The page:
Restaurant survival strategy: “time is running out here”


“UNDERSTOOD. Corolla white. And with that, a masked Bobby Stuckey walks through the front door of his Frasca Food and Wine restaurant in Boulder, Colorado, carrying a white paper take-out bag and a bottle of wine to the waiting vehicle.

This scene takes place 16 minutes after the start of a new documentary, now airing on SOMM TV, called “Saving the Restaurant”. The film chronicles Mr. Stuckey’s role in a national effort to make it happen, as well as the various ways he and his staff have had to rethink their day-to-day operations to survive.

The film begins in the spring of 2020, when the Covid-19 pandemic forced restaurant owners across the country to close. Meanwhile, Mr Stuckey, 52, co-owner of four restaurants in Denver and Boulder as well as the Scarpetta Wine company and master sommelier, has joined other leading restaurateurs to form the Independent Restaurant Coalition (IRC) and pressure Congress. for financial assistance, an effort that continues to this day.

At first, Mr. Stuckey and the other restaurateurs moved to appealing to individual members of Congress, with a bit of coaching from professional lobbyists. “I remember the first day I got a call they said if you keep them on the phone for 20 minutes it’s a home run,” recalls Mr Stuckey, who guarded the member of the Congress on the phone long after.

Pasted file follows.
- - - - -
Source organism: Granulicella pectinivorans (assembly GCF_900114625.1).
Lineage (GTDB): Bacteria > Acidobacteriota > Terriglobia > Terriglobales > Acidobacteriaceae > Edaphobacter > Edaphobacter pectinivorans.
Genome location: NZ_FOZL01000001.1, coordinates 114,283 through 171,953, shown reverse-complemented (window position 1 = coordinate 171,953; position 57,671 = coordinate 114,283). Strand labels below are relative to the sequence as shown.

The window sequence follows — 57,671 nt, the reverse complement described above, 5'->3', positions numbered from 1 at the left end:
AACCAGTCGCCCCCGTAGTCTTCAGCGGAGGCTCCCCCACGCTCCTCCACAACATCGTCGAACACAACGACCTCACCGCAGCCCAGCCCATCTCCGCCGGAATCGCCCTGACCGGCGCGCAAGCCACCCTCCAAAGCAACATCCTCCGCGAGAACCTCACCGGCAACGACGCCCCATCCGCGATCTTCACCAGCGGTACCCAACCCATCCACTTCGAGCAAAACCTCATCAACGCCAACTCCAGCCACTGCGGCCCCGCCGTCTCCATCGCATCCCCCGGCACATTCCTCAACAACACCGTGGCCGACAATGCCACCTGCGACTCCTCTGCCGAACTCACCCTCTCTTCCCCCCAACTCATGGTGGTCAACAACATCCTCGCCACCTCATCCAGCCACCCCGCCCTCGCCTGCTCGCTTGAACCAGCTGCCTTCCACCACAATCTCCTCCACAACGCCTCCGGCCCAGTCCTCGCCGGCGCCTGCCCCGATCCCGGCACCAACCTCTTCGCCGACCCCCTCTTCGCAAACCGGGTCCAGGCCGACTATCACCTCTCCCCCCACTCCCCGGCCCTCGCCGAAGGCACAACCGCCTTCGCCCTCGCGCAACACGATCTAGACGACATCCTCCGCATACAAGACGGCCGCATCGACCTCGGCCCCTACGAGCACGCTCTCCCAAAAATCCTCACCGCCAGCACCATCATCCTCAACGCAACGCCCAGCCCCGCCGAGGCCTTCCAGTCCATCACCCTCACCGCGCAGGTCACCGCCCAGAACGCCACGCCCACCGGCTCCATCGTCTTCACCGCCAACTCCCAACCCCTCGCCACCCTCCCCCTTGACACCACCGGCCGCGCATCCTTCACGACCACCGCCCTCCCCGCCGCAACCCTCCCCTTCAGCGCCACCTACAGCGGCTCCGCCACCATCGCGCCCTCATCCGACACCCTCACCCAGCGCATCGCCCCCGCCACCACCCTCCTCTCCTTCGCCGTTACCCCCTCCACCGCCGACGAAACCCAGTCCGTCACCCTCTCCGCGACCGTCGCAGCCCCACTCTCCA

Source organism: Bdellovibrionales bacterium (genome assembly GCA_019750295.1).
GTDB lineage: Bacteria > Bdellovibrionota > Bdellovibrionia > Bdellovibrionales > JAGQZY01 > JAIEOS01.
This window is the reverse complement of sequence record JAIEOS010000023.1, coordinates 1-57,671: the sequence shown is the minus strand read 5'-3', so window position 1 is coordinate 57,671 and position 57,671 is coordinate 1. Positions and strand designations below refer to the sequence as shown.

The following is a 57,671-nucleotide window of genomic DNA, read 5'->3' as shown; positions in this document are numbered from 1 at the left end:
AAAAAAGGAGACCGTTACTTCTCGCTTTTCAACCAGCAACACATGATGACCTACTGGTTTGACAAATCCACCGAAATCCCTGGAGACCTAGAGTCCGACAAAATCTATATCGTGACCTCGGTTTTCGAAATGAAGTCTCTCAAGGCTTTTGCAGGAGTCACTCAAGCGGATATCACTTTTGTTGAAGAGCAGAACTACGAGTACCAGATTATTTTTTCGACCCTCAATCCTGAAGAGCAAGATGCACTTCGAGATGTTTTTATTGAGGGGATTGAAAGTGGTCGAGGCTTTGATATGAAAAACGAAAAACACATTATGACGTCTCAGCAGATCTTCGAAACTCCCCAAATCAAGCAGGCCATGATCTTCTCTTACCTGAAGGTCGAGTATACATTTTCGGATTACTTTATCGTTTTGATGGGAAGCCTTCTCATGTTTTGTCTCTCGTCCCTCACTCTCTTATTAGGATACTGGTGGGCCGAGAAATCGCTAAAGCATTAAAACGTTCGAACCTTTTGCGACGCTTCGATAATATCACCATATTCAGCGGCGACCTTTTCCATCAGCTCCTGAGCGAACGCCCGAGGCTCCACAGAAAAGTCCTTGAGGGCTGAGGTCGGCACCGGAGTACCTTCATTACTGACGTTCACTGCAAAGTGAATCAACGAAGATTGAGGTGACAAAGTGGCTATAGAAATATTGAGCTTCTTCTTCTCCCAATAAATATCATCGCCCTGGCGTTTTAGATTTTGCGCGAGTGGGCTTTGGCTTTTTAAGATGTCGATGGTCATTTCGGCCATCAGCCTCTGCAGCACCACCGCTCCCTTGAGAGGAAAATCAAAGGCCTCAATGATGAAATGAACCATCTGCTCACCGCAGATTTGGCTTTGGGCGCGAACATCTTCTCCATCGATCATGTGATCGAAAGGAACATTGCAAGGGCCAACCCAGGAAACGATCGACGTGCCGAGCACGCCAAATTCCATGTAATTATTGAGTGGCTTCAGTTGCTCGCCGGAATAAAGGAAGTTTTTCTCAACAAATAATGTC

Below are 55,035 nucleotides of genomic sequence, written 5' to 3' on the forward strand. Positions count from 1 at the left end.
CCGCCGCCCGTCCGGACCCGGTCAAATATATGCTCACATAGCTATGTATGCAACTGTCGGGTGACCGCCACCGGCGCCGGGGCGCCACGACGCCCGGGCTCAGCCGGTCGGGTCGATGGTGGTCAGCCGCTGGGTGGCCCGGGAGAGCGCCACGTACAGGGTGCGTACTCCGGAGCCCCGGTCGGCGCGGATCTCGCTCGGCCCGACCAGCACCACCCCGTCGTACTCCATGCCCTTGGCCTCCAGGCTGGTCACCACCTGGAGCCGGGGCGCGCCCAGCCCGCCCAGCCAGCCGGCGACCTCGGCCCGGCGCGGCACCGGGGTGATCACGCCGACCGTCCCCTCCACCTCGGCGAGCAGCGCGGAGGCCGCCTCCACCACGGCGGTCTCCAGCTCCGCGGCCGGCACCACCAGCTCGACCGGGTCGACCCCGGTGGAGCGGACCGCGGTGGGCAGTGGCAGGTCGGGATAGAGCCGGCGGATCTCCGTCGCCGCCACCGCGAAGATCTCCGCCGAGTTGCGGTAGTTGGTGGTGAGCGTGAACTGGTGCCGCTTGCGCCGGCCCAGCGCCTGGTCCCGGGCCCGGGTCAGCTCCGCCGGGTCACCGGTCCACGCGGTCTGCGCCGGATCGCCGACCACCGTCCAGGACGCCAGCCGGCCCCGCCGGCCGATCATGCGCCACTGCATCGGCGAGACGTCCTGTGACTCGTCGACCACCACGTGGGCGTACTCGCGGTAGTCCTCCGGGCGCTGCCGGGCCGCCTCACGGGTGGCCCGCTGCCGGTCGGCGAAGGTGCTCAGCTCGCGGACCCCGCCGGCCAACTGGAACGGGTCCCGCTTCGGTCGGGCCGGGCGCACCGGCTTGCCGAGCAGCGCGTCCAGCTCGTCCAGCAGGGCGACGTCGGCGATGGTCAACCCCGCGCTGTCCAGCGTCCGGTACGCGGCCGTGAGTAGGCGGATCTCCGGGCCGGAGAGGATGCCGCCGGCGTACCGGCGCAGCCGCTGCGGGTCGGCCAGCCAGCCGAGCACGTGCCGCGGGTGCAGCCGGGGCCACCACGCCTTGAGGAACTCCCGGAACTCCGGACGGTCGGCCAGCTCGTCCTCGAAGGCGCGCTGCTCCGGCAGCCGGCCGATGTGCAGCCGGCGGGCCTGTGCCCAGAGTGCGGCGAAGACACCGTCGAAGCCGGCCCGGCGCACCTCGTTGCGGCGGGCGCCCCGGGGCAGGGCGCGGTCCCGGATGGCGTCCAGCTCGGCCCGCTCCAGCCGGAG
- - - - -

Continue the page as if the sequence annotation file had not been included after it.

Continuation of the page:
The IRC and the small lobbying firm they were able to hire helped persuade Congress to create the Restaurant Revitalization Fund as part of the American Rescue Plan Act in March 2021. The $28.6 billion fund – much smaller than the IRC had requested – quickly sold out. . Some 177,000 restaurants that have asked for help have been turned down. “The IRC today has a singular purpose: it’s really about replenishing the fund of the restaurant,” Mr. Stuckey told me in a phone call. IRC members hope the restaurant fund replenishment could be part of a budget appropriation package expected to be voted on by Congress this month.

Wine has played a key role in fostering a sense of hospitality and community during a difficult time.

Mr. Stuckey has a particular intensity that fuels both the film and the cause. “I’ve never seen a more driven and focused person,” said “Saving the Restaurant” producer Jason Wise. The film captures Mr. Stuckey in perpetual motion – carrying take-out orders to cars, crossing the restaurant, on his morning run, commuting on a 10-speed bicycle.

“Time is running out here and the Senate is on recess. Now listen, I don’t run the Senate, but I don’t agree with people taking vacations when there’s work to do,’ Mr Stuckey said at one point. one of my favorite moments from the movie.

According to the National Restaurant Association, some 90,000 restaurants have closed long-term or permanently since March 2020, explicitly due to pandemic-related issues, and despite steady growth over the past year, nearly a million Jobs in the restaurant industry have been lost due to the pandemic. were not recovered. Restaurant owners who have managed to stay in business have had to find creative ways to stay afloat and provide genuine hospitality to their customers.